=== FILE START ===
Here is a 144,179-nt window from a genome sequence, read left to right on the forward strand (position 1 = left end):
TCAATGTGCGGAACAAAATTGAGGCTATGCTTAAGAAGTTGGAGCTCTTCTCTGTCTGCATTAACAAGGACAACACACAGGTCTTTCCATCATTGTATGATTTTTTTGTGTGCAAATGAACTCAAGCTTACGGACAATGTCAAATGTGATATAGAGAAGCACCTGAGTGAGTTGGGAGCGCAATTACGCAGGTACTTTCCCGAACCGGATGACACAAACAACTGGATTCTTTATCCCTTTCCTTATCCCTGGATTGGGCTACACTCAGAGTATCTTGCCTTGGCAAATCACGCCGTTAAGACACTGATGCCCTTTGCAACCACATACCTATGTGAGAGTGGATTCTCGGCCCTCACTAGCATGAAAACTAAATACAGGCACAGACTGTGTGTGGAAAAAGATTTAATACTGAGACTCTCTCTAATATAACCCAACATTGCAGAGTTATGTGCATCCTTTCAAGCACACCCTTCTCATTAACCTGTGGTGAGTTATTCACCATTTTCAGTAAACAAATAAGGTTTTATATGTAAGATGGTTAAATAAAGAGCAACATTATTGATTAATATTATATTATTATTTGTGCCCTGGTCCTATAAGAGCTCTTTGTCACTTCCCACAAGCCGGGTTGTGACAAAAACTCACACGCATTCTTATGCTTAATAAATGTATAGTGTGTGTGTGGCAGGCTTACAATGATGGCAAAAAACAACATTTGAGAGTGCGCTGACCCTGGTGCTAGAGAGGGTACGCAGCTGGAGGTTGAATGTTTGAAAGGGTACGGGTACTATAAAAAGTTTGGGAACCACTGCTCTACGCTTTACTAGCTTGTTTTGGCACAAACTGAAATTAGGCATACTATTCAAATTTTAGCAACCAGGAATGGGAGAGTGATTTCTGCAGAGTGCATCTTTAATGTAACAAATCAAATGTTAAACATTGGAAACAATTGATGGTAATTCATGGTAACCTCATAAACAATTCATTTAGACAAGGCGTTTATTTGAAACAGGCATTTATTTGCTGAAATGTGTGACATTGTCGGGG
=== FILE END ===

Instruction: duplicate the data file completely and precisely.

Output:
Here is a 144,179-nt window from a genome sequence, read left to right on the forward strand (position 1 = left end):
TCAATGTGCGGAACAAAATTGAGGCTATGCTTAAGAAGTTGGAGCTCTTCTCTGTCTGCATTAACAAGGACAACACACAGGTCTTTCCATCATTGTATGATTTTTTTGTGTGCAAATGAACTCAAGCTTACGGACAATGTCAAATGTGATATAGAGAAGCACCTGAGTGAGTTGGGAGCGCAATTACGCAGGTACTTTCCCGAACCGGATGACACAAACAACTGGATTCTTTATCCCTTTCCTTATCCCTGGATTGGGCTACACTCAGAGTATCTTGCCTTGGCAAATCACGCCGTTAAGACACTGATGCCCTTTGCAACCACATACCTATGTGAGAGTGGATTCTCGGCCCTCACTAGCATGAAAACTAAATACAGGCACAGACTGTGTGTGGAAAAAGATTTAATACTGAGACTCTCTCTAATATAACCCAACATTGCAGAGTTATGTGCATCCTTTCAAGCACACCCTTCTCATTAACCTGTGGTGAGTTATTCACCATTTTCAGTAAACAAATAAGGTTTTATATGTAAGATGGTTAAATAAAGAGCAACATTATTGATTAATATTATATTATTATTTGTGCCCTGGTCCTATAAGAGCTCTTTGTCACTTCCCACAAGCCGGGTTGTGACAAAAACTCACACGCATTCTTATGCTTAATAAATGTATAGTGTGTGTGTGGCAGGCTTACAATGATGGCAAAAAACAACATTTGAGAGTGCGCTGACCCTGGTGCTAGAGAGGGTACGCAGCTGGAGGTTGAATGTTTGAAAGGGTACGGGTACTATAAAAAGTTTGGGAACCACTGCTCTACGCTTTACTAGCTTGTTTTGGCACAAACTGAAATTAGGCATACTATTCAAATTTTAGCAACCAGGAATGGGAGAGTGATTTCTGCAGAGTGCATCTTTAATGTAACAAATCAAATGTTAAACATTGGAAACAATTGATGGTAATTCATGGTAACCTCATAAACAATTCATTTAGACAAGGCGTTTATTTGAAACAGGCATTTATTTGCTGAAATGTGTGACATTGTCGGGG